Paul appeared on Hannity Tuesday night and took a well-deserved victory lap, but simultaneously conveyed the severe implications of The Intercept’s report. Paul claimed the documents proved that “they were taking viruses that were not as transmissible to humans and adding S proteins, which is how the virus attaches to the cell, from bat viruses out of the cave and lo and behold, they created viruses that are not found in nature more transmissible than when started—the very definition of gain of function.”

“And you’ve never heard one of the journalists that gets to interview Dr. Fauci, you have never heard one of them ask, ‘Why is it not gain of function?’ He just says, ‘Oh, it isn’t.’ Why is it not gain of function? The viruses are more transmissible to humans, why is it not gain of function?” Paul added.

Previously, Paul pressed the “good doctor” on whether or not NIAID funded gain-of-function experiments on bat-borne coronaviruses at the Wuhan Institute of Virology when Fauci appeared before the Senate Committee on Health, Education, Labor, and Pensions in May.

“Gain-of-function research, as you know, is juicing up naturally occurring animal viruses to infect humans. To arrive at the truth, the U.S. government should admit that the Wuhan Virology Institute was experimenting to enhance the coronavirus’s ability to infect humans,” Paul asserted to open his line of inquiry for Fauci.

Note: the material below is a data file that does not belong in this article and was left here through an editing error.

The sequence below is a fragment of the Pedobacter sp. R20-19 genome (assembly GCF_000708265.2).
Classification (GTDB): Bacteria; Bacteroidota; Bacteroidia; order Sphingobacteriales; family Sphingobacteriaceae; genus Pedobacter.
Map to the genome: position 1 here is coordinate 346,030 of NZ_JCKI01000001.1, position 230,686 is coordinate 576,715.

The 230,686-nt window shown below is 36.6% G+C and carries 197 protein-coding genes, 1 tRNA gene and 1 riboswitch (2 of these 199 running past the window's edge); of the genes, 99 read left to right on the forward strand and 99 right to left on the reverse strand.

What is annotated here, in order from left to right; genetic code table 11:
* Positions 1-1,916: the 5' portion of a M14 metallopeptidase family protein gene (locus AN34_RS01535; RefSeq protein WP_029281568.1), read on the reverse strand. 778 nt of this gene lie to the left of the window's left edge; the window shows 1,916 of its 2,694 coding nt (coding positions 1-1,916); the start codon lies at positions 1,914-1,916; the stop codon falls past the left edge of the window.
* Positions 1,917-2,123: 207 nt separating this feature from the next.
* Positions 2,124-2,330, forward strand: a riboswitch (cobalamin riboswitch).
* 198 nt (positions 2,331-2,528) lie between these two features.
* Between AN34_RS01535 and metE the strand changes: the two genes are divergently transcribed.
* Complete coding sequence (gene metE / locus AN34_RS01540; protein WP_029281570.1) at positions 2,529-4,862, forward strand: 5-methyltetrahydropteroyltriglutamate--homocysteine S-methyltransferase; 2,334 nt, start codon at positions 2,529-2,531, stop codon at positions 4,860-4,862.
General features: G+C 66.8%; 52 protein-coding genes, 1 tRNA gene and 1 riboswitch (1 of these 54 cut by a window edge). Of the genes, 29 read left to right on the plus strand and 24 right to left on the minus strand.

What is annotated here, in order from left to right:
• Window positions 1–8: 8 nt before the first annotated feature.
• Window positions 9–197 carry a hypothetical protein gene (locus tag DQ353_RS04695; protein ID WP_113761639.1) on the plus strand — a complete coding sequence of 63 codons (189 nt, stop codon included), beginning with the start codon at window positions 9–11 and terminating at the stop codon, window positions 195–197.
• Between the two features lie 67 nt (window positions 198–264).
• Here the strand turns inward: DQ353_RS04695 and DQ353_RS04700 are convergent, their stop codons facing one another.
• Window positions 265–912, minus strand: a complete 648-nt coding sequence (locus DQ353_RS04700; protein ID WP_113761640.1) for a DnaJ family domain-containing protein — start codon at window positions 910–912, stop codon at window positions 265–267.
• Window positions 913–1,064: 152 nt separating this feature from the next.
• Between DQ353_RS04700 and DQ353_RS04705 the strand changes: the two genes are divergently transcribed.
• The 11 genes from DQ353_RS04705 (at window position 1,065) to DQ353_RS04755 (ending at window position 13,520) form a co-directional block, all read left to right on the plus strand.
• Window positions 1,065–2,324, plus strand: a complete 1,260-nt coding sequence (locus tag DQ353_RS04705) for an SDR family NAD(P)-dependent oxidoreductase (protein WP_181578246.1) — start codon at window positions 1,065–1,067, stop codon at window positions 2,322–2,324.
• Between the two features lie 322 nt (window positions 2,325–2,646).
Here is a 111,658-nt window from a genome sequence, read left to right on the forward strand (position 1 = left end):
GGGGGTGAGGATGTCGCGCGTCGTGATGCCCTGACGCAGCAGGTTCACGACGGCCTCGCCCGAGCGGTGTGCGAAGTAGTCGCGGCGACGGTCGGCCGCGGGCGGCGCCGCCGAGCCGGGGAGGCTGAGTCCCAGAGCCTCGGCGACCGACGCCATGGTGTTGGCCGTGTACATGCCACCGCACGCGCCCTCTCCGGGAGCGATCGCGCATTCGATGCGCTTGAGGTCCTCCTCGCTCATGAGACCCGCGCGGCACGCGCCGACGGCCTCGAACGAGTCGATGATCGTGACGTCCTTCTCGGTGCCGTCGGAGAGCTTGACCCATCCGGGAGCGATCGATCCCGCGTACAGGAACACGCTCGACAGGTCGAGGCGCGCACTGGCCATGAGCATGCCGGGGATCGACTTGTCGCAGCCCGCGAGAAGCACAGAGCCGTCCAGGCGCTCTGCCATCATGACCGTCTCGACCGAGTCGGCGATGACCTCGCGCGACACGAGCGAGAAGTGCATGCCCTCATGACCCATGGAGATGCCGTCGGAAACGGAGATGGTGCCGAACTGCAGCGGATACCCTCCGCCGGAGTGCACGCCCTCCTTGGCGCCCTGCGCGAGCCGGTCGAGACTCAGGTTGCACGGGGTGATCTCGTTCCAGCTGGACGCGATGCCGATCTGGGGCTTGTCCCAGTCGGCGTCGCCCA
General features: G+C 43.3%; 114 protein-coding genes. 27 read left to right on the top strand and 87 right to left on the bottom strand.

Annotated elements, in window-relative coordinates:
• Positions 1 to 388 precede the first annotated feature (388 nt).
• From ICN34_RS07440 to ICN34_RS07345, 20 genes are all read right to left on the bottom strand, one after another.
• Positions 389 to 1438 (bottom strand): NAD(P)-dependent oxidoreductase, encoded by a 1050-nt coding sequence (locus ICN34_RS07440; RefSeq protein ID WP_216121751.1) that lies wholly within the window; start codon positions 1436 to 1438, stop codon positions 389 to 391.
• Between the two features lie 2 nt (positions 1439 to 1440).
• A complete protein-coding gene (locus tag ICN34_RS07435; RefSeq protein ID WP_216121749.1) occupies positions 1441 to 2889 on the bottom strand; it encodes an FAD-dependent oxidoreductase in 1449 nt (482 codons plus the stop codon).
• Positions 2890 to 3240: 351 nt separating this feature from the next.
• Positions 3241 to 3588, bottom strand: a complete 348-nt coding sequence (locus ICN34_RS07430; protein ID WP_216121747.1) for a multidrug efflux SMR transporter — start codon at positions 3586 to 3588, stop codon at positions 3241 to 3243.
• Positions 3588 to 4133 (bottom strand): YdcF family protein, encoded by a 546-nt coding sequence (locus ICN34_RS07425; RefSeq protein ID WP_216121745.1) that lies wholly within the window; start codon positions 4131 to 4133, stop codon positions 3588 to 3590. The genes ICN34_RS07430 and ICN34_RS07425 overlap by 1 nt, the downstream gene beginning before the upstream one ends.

“For years, Dr. Ralph Baric, a virologist in the U.S., has been collaborating with Dr. Shi Zhengli of the Wuhan Virology Institute, sharing his discoveries about how to create super viruses. This gain-of-function research has been funded by the NIH. The collaboration between the US. and the Wuhan Virology Institute continues. Drs. Baric and Shi worked together to insert bat virus spike protein into the backbone of the deadly SARS virus, and then used this man-made supervirus to infect human airway cells,” Paul claimed, referencing a 2015 study published in Nature and a 2017 study performed by Shi that altered coronaviruses found in bats to make them more transmissible to humans.

“Dr. Fauci, do you still support NIH funding of the lab in Wuhan?” Paul asked.

“Senator Paul, with all due respect,” Fauci responded, before telling the gentleman from Kentucky that he is “entirely, entirely and completely incorrect… The NIH has not ever and does not now fund gain-of-function research in the Wuhan Institute of Virology.” Fauci added that if Baric was performing gain-of-function research, it was only in North Carolina.

Ebright, the Rutgers molecular biologist, tweeted that Fauci was “brazenly” lying in his exchange with Paul. “WIV started with a SARS-related coronavirus that does not infect human cells or lab animals and constructed variants that infect human cells and lab animals,” Ebright said in a follow-up tweet. “This meets—unequivocally—definitions for GOF under Pause and potential pandemic pathogen enhancement under HHS P3CO.”

Nevertheless, because EcoHealth’s research purportedly did not qualify as gain-of-function research, EcoHealth’s experiments continued apace and were unencumbered by the 2014 moratorium. Twenty-one other NIH gain-of-function pet projects weren’t so lucky, while ten, which were split evenly between the flu and MERS, received exemptions.